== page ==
It might be newer, more stylish, more popular—but would you buy it if it cost the earth?

Consumers’ desire to have the latest mobile phones on the market is good news for manufacturers but not such good news for the environment, according to a new study from the United Kingdom. In a paper published in June, Dr James Suckling and Dr Jacquinta Lee, from the University of Surrey, found that our compulsive use of mobile phones has many hidden costs.

Suckling and Lee say that the millions of discarded mobile phones lying, forgotten, in drawers and cupboards, contain millions of dollars of valuable metals including copper, silver, gold and platinum metals. The 85 million stockpiled mobile phones in the United Kingdom, for example, are estimated to contain about $170 million of gold alone. Instead of reusing these resources, we’re mining new deposits instead.

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Churning out new mobile phones to replace the old ones is also contributing to global warming. ‘The averaged total GHG [Greenhouse Gas] emission of the smartphones is 47.5 kg CO2’, the authors say.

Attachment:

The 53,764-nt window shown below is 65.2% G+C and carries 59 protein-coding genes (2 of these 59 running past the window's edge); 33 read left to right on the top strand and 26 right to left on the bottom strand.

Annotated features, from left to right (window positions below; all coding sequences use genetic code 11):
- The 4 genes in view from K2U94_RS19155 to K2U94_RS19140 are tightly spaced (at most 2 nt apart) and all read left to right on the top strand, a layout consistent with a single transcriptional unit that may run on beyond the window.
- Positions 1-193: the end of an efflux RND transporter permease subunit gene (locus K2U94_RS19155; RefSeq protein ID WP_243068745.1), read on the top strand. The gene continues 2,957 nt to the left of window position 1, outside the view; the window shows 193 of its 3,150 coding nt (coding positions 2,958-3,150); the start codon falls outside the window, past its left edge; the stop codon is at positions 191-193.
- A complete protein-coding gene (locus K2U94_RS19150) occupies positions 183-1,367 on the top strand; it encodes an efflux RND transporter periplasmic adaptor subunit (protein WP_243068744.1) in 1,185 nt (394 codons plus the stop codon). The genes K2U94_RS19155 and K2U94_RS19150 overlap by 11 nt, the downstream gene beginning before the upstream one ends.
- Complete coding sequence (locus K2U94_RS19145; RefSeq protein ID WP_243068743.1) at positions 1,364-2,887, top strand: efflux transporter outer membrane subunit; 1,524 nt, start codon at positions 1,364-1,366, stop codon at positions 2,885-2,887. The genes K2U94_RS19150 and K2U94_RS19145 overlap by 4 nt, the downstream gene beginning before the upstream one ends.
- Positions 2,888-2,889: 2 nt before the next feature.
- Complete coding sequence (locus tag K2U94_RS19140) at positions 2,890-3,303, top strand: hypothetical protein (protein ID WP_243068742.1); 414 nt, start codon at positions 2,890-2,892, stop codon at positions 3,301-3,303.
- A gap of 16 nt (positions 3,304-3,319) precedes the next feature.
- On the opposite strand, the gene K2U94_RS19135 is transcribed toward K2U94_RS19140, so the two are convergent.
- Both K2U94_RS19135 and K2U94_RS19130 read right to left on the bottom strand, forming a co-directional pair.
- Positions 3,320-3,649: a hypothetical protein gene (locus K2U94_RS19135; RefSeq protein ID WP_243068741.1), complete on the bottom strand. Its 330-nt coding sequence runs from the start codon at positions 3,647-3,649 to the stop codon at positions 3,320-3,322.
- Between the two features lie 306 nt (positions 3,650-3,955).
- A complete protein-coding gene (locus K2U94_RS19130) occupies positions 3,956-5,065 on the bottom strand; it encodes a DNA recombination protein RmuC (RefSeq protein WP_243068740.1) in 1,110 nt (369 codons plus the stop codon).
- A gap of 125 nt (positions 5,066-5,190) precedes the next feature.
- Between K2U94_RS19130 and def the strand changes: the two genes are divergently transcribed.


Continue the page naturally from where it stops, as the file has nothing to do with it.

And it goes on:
With few incentives for recycling, consumers’ mobile phones often end up in landfill where the metals and toxic substances they contain leach into the environment.

The solution, the authors say, is to encourage companies to insert a ‘take-back’ clause in their contracts so that the phones can be responsibly recycled. They also encourage the use of cloud-based storage of information to reduce the resources used in phones’ memory storage. James Suckling and Jacquetta Lee, ‘Redefining scope: the true environmental impact of smartphones?’, The International Journal of Life Cycle Assessment, DOI: 10.1007/s11367-015-0909-4, 2015.

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About The Author – Lyn McLean is a consumer advocate, author and educator and has been monitoring and writing on the subject of electromagnetic radiation (EMR) for over 20 years. She is the director of EMR Australia.


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